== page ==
CONAVI is in charge of the implementation of the National Housing Law and coordinates financing programs for housing subsidies. It aims to boost the development of sustainable social housing in Mexico and provide incentives for developers. Mexico Infrastructure & Sustainability Review interviewed Director General Jorge Wolpert to ask him about the main trends in social housing and how this will be impacted by the entrance of the new administration.


Q: What is the urban agenda for Mexican cities that CONAVI is pushing?

A:  We want to promote better and more compact cities though housing solutions, giving the lower income families the possibility to live near social infrastructure, such as hospitals, schools, parks and also to their jobs. We are working with several local governments to better integrate mobility solutions into a territorial view of the social housing. So far, we are working with the governments of the metropolitan areas of Guadalajara, Monterrey, Tijuana and with some municipalities of the Valley of Mexico. Sadly, we have not worked Mexico City since there is no social housing there. The extension of line 3 of the Guadalajara train system incorporated many new social housing developments near its route. Also, Pachuca’s Metrobus was extended to the southeast of the city, where many social housing developments are built.

Jorge Wolpert, Director General of CONAVI

CONAVI is also striving to promote social housing verticalization though subsidies for over 8,000 families that will buy apartments in the city centers. I believe that we need to incentivize verticality as it implies an optimized use of urban land. Without any doubt, we need to create better and more inclusive cities. The banking system needs to contribute to providing more access to credit and promote the principle of inclusiveness. I think that mid-size cities, such as Merida, Cancun, Zacatecas and Aguascalientes are doing well in terms of social housing production. Regarding our megalopolis, Guadalajara, Monterrey and Tijuana are doing well. In the case of the biggest urban areas, such as Mexico City, land prices are simply too high, and there is a lot to be done to overcome this.

Q: What is your assessment of the impact that the new administration will have on the infrastructure sector and what would you prioritize regarding social housing?

A: The new administration has a big opportunity to consolidate what has been working and to correct what has not. I perceive the goodwill to achieve a positive collaboration between the private and the public sector as dialog has been open. When speaking about housing and development, it is key to have infrastructure that goes hand-in-hand with real estate projects. For example, verticalization requires sustainable water and waste management systems. I believe that the government must seek consensus between developers and technology providers. A proper investment in technology and infrastructure is vital to address cities’ budget deficits. Investment in infrastructure is lagging, which means cities are growing with little densification and poor planning. So, opening up the conversation is key to ensuring that we continue to develop policies that target the poorer and lowest-income families, both in the formal and informal sector.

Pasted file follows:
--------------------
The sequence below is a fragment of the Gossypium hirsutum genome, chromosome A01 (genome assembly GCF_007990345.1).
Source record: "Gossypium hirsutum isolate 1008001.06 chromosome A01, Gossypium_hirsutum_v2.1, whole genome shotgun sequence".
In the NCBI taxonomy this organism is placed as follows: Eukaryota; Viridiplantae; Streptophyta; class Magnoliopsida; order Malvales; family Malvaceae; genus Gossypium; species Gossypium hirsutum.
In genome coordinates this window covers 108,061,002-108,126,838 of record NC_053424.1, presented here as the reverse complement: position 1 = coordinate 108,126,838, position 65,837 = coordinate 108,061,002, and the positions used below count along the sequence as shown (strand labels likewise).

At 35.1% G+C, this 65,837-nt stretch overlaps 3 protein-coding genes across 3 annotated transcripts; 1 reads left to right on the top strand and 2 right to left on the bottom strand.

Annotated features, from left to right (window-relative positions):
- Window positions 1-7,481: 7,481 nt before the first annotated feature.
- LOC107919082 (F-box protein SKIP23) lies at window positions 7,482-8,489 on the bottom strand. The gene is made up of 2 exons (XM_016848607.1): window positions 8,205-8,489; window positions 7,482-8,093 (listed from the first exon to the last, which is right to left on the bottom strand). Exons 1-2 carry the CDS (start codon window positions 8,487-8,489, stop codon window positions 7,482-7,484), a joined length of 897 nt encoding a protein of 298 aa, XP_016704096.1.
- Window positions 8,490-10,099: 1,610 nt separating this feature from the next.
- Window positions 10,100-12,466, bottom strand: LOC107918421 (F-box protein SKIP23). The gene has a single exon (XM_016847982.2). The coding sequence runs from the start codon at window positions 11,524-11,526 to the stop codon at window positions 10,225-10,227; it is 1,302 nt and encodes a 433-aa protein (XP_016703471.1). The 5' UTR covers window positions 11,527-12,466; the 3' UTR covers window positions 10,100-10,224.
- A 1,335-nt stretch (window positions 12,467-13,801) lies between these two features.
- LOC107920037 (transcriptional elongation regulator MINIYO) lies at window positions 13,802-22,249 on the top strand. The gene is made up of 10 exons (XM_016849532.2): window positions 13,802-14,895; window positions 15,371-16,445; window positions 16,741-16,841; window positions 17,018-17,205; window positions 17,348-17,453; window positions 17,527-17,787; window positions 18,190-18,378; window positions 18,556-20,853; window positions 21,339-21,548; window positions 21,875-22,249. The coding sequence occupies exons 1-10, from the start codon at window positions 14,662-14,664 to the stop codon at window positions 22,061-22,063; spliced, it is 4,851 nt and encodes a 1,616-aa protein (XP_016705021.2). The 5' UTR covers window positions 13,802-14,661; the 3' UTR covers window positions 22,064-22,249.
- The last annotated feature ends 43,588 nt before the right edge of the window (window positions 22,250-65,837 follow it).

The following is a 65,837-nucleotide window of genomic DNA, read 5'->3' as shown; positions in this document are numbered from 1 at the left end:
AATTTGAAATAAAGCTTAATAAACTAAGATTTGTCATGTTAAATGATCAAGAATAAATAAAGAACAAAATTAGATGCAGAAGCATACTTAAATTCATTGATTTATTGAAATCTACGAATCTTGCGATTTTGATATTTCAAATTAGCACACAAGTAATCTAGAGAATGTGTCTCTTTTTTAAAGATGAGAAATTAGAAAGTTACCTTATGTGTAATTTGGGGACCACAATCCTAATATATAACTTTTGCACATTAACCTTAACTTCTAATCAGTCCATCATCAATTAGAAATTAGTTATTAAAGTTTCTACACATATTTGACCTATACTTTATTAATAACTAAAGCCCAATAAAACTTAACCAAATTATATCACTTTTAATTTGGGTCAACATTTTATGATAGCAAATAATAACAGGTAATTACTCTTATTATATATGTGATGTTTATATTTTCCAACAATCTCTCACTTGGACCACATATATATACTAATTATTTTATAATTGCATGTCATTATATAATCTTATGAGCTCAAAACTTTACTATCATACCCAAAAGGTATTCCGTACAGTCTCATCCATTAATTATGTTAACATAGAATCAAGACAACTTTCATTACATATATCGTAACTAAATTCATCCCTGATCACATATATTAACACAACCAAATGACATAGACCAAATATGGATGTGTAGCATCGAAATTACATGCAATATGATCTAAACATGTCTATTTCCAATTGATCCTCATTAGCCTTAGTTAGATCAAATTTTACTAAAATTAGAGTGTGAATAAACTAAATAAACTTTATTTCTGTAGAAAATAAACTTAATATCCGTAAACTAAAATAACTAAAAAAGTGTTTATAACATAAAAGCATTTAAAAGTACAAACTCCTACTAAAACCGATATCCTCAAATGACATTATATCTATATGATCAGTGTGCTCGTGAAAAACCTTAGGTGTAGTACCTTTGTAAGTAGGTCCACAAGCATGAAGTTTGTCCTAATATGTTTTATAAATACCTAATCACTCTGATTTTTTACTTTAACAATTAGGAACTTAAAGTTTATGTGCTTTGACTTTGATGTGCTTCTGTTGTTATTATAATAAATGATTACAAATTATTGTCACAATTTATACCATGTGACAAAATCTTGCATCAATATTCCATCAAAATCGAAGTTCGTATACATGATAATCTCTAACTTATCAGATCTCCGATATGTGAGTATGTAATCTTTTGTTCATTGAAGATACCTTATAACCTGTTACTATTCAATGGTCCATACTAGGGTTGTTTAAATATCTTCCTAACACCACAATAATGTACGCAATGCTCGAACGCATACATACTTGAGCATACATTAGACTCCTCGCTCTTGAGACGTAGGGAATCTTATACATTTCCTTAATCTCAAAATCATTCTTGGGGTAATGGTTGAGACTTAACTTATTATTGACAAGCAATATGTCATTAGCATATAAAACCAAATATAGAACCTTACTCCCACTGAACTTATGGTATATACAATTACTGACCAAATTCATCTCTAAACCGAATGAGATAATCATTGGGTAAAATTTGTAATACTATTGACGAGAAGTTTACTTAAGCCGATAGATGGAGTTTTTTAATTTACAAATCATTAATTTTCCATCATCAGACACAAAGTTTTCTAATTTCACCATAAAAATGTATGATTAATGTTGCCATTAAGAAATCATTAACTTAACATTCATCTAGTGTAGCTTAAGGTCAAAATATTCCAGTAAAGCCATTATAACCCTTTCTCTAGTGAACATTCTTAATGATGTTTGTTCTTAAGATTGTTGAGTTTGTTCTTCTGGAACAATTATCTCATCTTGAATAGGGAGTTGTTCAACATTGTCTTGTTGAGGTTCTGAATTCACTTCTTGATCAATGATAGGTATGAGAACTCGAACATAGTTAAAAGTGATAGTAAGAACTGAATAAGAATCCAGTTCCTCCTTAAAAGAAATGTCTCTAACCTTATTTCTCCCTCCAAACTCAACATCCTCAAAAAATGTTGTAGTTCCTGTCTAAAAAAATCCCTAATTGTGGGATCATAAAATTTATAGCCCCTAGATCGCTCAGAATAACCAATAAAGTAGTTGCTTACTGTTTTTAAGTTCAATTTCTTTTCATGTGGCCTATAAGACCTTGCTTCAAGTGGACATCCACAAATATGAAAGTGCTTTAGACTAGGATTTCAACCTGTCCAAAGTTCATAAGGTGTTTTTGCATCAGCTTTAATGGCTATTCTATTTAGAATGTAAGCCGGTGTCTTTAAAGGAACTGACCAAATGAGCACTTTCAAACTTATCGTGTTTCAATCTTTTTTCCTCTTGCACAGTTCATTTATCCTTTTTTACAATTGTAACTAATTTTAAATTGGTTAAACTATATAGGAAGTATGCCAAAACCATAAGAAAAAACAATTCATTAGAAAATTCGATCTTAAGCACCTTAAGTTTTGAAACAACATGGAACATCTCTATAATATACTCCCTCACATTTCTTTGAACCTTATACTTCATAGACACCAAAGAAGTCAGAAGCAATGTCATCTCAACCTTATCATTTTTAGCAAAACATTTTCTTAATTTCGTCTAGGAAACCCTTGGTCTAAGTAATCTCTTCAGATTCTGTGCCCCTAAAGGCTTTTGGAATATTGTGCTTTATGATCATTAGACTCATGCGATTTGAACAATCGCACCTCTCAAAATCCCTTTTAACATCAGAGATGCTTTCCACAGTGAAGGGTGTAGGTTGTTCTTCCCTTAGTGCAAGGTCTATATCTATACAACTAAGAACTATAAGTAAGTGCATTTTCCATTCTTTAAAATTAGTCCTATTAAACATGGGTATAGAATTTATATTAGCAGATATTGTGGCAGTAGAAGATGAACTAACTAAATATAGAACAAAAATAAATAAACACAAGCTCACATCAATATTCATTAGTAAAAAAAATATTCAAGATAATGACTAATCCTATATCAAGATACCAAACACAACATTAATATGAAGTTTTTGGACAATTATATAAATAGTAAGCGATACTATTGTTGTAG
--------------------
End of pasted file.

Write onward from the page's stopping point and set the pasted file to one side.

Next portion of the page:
Another aspect I think is key to keep advancing is the territorial view of development. Nowadays cities use urban contention perimeters, designed to ensure that social housing is well located. But this model must be constantly enhanced with INEGI to make sure that incentives are only applicable to the best-located houses. Perimeters must also serve to guarantee that INFONAVIT and FOVISSSTE give better-targeted credits, only issuing mortgages if housing is within the delimited areas. This will help us avoid making the same errors of the past, of poorly locating social housing that ends up abandoned. I think this strategy works on its own as housing developers are very resilient.

Regarding regulations, INFONAVIT and FOVISSSTE have their own boards and policies. I think that the law for the former is much more complicated than for the latter, so it should probably be revised by Congress to make it simpler and more flexible. We must also make sure to address sustainability issues and to fully comply with the territorial housing view that CONAVI pursues.

Q: At the closing of an administration and in your opinion, what policies or infrastructure projects had the most impact in bridging the country’s infrastructure gap?

A: There are a number of projects, such as NAIM, the Mexico City-Toluca Interurban Train and some other major road infrastructure projects that were not finalized and must continue during the new administration. I would like to emphasize the Special Economic Zones (ZEEs) in the south of the country, a project started only two years ago and that I believe it is important to consolidate in the years to come. This region is characterized by low income and scarce opportunities, so the idea to create a strategic area for economic development that will trigger investment and employment is crucial. To reinforce this project, it is important to generate a proper task force including the private and financial sectors and the local and federal authorities.


This is an exclusive preview of the 2019 edition of Mexico Infrastructure & Sustainability Review. If you want to get all the information, plus other relevant insights regarding this industry, pre-order your copy of Mexico Infrastructure & Sustainability Review 2019 or access the digital copy of the 2018 edition.

Don’t miss out on your chance to rub shoulders with the industry’s leaders at the launch of the new edition, Mexico Infrastructure & Sustainability Summit 2018, at the Marquis Reforma hotel in Mexico City this November 14! Register here!


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